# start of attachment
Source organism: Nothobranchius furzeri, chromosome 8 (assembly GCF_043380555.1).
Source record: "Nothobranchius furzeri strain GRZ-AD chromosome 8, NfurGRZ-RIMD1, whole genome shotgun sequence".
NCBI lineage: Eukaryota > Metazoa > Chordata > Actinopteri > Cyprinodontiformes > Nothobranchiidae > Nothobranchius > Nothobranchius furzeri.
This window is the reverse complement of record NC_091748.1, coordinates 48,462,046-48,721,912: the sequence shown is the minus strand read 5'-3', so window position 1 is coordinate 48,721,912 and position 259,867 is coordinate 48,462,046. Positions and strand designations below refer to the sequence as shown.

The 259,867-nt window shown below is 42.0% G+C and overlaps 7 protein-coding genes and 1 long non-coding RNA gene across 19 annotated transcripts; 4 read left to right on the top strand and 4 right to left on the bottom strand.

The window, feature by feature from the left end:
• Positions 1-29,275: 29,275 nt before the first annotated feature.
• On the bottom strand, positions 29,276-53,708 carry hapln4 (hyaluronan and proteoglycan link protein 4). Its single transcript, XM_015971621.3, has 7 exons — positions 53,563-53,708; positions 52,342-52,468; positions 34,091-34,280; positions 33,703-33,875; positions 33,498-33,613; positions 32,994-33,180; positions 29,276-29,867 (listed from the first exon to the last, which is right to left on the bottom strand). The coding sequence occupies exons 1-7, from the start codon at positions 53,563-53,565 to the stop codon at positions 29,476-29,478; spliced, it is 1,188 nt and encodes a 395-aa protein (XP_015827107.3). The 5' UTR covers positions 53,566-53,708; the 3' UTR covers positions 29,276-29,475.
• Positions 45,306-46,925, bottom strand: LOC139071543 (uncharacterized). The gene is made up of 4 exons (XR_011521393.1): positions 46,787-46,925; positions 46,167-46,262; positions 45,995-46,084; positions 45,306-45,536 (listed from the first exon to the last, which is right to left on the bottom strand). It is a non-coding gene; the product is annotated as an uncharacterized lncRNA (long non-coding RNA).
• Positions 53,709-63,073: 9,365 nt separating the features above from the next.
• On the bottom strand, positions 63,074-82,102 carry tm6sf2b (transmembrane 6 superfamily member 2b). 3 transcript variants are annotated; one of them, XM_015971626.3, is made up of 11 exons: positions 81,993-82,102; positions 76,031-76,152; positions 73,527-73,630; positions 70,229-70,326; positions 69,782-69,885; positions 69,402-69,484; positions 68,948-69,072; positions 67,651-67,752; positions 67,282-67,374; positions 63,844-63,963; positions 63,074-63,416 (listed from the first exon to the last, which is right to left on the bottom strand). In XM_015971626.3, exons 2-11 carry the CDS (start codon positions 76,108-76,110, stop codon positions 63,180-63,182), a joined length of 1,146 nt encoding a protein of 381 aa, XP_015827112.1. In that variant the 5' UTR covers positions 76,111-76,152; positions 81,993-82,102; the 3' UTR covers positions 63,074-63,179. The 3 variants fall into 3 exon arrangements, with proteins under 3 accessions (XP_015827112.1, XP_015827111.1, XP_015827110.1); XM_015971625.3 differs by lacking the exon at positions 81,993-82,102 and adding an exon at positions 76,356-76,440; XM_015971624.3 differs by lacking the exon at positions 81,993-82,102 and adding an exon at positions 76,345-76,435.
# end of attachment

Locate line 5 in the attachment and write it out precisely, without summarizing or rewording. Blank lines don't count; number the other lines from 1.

The 259,867-nt window shown below is 42.0% G+C and overlaps 7 protein-coding genes and 1 long non-coding RNA gene across 19 annotated transcripts; 4 read left to right on the top strand and 4 right to left on the bottom strand.